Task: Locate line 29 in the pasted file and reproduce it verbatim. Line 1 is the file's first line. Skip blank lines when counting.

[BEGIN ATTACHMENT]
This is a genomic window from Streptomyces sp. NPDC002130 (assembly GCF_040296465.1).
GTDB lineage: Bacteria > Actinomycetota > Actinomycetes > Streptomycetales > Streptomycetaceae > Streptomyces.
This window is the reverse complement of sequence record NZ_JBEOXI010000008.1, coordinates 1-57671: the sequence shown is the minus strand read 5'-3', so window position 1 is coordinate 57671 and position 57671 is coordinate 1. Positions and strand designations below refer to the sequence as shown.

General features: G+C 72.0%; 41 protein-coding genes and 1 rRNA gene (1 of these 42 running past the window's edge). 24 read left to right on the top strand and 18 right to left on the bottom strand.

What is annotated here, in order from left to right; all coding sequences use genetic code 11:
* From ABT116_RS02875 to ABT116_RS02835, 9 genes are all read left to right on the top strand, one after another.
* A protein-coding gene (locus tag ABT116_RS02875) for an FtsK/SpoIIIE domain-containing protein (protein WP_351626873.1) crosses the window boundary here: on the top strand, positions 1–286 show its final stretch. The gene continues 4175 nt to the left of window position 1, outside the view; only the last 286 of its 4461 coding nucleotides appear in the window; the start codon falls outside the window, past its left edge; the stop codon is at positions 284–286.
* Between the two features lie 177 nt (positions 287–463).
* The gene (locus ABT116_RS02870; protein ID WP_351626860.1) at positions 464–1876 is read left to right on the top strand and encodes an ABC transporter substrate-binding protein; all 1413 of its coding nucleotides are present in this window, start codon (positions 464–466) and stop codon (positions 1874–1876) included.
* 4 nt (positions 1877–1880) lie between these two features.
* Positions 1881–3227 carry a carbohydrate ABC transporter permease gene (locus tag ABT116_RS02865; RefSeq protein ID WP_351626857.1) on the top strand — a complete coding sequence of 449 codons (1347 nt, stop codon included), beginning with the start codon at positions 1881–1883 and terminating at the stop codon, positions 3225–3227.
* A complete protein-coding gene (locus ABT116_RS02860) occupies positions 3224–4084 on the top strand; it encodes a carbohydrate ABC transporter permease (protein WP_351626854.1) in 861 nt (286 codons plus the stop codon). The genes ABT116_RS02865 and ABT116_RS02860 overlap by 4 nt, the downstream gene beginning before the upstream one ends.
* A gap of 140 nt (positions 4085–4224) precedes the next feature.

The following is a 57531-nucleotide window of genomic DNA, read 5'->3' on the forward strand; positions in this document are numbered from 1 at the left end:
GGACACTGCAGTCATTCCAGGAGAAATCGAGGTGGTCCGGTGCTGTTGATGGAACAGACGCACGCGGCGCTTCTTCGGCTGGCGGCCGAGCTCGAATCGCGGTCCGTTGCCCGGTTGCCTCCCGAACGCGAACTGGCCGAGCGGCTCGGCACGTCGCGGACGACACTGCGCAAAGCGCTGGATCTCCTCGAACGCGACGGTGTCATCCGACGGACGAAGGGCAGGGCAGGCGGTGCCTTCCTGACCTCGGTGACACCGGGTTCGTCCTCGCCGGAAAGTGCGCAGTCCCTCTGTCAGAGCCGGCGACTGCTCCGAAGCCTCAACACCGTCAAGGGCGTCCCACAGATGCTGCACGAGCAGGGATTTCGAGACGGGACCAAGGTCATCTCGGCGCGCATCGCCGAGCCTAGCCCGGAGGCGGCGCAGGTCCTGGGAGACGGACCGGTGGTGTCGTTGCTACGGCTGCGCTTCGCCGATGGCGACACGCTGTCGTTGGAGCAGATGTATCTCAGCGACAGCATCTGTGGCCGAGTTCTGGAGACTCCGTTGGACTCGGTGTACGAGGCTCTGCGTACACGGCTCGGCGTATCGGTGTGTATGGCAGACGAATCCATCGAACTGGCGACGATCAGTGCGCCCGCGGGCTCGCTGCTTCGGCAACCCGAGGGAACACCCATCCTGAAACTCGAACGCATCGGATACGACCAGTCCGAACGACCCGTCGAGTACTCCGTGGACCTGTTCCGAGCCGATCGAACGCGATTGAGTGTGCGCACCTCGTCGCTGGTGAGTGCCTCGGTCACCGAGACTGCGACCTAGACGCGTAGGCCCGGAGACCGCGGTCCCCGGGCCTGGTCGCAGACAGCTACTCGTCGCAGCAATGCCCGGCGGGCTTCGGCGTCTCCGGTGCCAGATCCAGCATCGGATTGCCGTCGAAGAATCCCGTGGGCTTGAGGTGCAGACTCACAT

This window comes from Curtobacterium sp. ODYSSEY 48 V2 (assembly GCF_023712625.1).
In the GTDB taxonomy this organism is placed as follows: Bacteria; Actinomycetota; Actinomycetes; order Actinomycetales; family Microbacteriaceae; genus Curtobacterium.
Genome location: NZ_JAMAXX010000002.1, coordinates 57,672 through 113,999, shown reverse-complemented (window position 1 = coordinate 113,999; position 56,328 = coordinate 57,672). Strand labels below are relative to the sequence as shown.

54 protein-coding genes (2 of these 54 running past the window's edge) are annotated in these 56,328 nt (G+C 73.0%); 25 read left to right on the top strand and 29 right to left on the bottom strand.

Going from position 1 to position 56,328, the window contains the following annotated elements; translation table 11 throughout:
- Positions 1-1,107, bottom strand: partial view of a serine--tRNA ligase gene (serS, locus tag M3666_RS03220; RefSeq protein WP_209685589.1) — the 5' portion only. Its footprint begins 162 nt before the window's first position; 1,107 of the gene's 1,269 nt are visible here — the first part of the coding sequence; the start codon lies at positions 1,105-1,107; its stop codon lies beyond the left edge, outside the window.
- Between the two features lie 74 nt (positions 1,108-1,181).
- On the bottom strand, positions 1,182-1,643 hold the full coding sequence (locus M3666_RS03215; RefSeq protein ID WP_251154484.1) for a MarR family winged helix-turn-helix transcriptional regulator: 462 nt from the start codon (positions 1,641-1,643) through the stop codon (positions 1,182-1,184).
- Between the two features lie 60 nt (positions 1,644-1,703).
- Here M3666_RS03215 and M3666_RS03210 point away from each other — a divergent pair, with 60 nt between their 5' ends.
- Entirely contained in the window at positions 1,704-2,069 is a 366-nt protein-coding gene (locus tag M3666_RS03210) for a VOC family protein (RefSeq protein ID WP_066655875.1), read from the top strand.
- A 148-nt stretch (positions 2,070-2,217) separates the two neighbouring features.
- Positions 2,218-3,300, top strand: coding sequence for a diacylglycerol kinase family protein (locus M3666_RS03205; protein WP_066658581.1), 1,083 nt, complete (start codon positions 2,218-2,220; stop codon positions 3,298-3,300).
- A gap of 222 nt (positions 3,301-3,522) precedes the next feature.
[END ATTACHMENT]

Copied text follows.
- A gap of 222 nt (positions 3,301-3,522) precedes the next feature.